Here’s Why You Got a Skin Tag and What to Do If You Want It Gone

A dermatologist shares if skin tags can be prevented, and how their removal works.

For many people, skin tags are simply a fact of life, especially as we age. But in the pursuit of an even skin tone, skin tags can be bothersome aesthetically. Beyond that, they can also become physically irritated, which are two reasons many people consider skin tag removal.

Unlike other growths that can crop up on the skin, such as warts, skin tags are small and benign. Also called acrochordons or fibroepithelial polyps, skin tags are non-cancerous and generally appear as lesions that are the same colour as your skin (or a little darker) and are connected to the skin’s surface by a stalk. In some cases, the stalk is visible, while other skin tags will be firmly attached to the skin. They’re typically between 2mm and 5cm in size and can crop up on their own or in a group.

Anyone can develop a skin tag, and there is no way to prevent them. So why do some people develop skin tags and not others? According to Monica Li, a double board-certified dermatologist and clinical instructor at the Department of Dermatology and Skin Science at the University of British Columbia, there’s no single explanation behind what causes skin tags—there are a few different reasons.

“The development of skin tags may be related to genetics or obesity, but [they] often arise completely spontaneously,” Li says. She explains that friction may play a role in the development of skin tags: they are often found in the parts of the body where there are folds in the skin or where skin rubs against skin, such as the neck, armpit area, under the breasts and groin. This increased amount of skin-on-skin friction is also why they are more frequently found on individuals who are overweight, pregnant or have skin laxity.

Beyond physical consideration, there are also certain medical conditions that may predispose someone to getting more skin tags. Li points to specific hormonal and endocrine disorders like polycystic ovarian syndrome, metabolic syndrome or type II diabetes as correlating to an increase in skin tags. “In these syndromes or disorders, typically many skin tags are present and evaluation and treatment of the underlying medical condition is needed,” says Li.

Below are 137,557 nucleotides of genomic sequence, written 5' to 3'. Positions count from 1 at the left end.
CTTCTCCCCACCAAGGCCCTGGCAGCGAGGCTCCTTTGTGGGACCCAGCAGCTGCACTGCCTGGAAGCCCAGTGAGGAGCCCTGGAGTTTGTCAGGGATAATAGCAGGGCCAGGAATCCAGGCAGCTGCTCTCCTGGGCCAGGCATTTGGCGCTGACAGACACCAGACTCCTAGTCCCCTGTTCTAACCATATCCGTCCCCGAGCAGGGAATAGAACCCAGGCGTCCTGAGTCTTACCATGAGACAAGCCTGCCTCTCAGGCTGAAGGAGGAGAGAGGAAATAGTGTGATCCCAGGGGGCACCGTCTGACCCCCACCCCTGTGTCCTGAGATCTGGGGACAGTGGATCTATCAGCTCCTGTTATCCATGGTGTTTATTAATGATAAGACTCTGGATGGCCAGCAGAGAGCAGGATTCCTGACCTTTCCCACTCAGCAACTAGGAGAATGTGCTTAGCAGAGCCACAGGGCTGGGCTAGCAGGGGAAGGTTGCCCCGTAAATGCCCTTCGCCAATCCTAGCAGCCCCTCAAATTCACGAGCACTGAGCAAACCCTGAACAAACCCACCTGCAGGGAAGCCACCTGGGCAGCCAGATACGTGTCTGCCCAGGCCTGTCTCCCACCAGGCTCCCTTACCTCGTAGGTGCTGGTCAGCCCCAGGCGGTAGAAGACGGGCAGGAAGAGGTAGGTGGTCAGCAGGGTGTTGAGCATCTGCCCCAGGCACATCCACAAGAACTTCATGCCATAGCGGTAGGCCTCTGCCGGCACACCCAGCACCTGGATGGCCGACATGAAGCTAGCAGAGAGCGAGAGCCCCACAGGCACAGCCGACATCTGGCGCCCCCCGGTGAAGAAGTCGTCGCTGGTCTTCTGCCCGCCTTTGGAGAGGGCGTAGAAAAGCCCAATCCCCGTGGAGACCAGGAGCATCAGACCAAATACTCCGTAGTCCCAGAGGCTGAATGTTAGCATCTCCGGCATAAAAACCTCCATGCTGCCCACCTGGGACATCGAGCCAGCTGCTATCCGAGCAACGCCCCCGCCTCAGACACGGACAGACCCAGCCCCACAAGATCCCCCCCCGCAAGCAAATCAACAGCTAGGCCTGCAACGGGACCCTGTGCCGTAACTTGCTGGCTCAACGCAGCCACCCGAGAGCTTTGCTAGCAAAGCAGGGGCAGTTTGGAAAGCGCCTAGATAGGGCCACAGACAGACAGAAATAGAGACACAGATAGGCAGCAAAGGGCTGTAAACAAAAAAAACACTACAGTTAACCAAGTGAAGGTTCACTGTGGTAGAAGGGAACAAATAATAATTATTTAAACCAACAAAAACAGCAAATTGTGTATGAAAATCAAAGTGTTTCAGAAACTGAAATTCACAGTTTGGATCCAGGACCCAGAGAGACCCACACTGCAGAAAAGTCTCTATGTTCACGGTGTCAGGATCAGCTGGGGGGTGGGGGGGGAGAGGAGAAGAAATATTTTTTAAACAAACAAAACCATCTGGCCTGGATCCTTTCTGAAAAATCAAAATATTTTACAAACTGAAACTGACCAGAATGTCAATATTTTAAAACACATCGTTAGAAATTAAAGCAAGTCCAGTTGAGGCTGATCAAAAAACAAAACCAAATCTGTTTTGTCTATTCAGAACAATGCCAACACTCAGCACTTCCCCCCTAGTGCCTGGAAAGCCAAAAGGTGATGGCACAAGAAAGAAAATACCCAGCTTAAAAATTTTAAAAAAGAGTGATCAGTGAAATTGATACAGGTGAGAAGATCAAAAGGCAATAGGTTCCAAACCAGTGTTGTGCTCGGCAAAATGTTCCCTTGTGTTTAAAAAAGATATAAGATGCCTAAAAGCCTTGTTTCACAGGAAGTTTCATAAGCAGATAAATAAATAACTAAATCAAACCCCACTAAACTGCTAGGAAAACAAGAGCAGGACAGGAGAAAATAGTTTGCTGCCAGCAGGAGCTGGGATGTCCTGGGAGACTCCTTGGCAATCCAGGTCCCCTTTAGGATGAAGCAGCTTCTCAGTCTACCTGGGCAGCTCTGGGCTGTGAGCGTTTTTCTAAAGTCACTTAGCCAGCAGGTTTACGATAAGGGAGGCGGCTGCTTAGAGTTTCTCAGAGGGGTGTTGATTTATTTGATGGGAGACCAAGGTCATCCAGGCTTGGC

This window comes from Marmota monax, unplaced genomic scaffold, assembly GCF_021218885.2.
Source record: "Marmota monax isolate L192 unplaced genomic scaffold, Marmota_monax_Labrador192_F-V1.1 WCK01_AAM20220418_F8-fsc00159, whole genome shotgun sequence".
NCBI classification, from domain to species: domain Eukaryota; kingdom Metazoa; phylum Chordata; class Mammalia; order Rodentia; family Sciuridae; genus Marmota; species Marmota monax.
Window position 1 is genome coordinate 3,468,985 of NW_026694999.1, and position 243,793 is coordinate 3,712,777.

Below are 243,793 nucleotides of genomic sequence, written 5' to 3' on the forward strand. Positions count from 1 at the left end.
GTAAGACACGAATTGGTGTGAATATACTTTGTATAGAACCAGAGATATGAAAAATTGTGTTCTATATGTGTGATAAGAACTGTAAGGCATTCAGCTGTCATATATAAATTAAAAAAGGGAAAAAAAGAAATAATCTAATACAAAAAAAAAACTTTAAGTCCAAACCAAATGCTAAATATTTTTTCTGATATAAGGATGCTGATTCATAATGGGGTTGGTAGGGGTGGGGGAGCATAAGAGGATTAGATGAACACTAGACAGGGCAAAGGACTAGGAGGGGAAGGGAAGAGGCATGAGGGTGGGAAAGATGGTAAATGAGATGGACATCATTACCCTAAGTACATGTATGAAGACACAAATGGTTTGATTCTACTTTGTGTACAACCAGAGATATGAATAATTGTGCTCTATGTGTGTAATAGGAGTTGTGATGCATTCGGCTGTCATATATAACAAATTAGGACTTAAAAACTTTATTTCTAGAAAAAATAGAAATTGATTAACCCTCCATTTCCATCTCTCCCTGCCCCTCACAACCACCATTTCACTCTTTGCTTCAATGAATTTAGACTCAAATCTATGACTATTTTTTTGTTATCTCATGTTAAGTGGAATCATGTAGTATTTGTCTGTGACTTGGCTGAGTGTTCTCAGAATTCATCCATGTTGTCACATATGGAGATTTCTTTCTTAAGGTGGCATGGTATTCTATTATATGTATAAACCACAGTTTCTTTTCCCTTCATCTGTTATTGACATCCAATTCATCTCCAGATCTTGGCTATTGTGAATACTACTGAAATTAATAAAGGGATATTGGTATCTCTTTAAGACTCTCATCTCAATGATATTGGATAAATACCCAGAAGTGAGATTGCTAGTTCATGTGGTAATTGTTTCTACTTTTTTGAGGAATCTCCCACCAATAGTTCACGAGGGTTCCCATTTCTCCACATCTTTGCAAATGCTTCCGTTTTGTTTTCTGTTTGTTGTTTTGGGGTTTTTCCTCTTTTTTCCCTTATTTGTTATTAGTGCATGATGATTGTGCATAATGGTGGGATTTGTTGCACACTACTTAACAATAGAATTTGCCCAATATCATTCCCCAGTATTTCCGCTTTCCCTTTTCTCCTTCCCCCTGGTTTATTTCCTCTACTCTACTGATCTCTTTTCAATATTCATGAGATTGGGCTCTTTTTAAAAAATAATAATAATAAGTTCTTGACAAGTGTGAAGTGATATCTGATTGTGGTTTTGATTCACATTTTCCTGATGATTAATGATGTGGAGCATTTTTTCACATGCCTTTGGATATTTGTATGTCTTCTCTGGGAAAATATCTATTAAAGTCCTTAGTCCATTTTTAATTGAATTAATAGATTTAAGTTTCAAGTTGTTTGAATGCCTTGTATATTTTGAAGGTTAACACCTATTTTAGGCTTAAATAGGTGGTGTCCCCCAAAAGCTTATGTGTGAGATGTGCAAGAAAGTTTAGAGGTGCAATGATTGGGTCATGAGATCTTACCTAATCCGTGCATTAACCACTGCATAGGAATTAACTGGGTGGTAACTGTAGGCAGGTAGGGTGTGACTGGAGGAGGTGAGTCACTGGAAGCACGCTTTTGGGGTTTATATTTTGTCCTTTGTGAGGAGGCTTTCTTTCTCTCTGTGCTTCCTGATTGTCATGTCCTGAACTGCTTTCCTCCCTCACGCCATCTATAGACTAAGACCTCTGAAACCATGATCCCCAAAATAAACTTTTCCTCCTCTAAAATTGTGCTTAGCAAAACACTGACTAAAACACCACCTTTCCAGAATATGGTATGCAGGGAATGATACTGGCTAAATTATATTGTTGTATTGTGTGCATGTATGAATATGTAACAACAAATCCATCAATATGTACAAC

Skin tags are completely harmless, so there’s no reason to worry about them. Li says that, in general, skin tag removal is not necessary, unless the skin tag becomes irritated or bleeds, feels tender, or if it’s located on the eyelid and affects vision. Because skin tags generally don’t disappear on their own, removal may be necessary in the above cases.

Li explains that skin tag removal can be a simple, one-and-done treatment. However, it is a procedure that should always be performed under the guidance of a physician. And if a skin tag is located close to the eye, you may need to see an ophthalmologist for its removal.

There are three different methods used in skin tag removal. The first is a surgical excision where, after numbing the area, sterile surgical scissors or a blade are used to remove the skin tag. Another skin tag removal option is cryosurgery, where the skin tag is frozen with liquid nitrogen, causing it to scab and fall off. Finally, there’s electrosurgery, where a tiny needle zaps the skin tag, thereby destroying it.

If you’re tempted to remove the tag yourself—don’t. As Li explains, there is a risk of infection, scarring and dispigmentation in DIY skin tag removals, as well as a likelihood of incomplete removal. She also cautions against using an over-the counter-wart removal product to attempt to remove your skin tag, as this may damage the skin underlying and surrounding it.

While skin tags are generally harmless, it’s up to you if you’d like to have yours removed. The good news is that, if you do decide to go the removal route, you can rest assured that, once they’re gone, they usually don’t come back.

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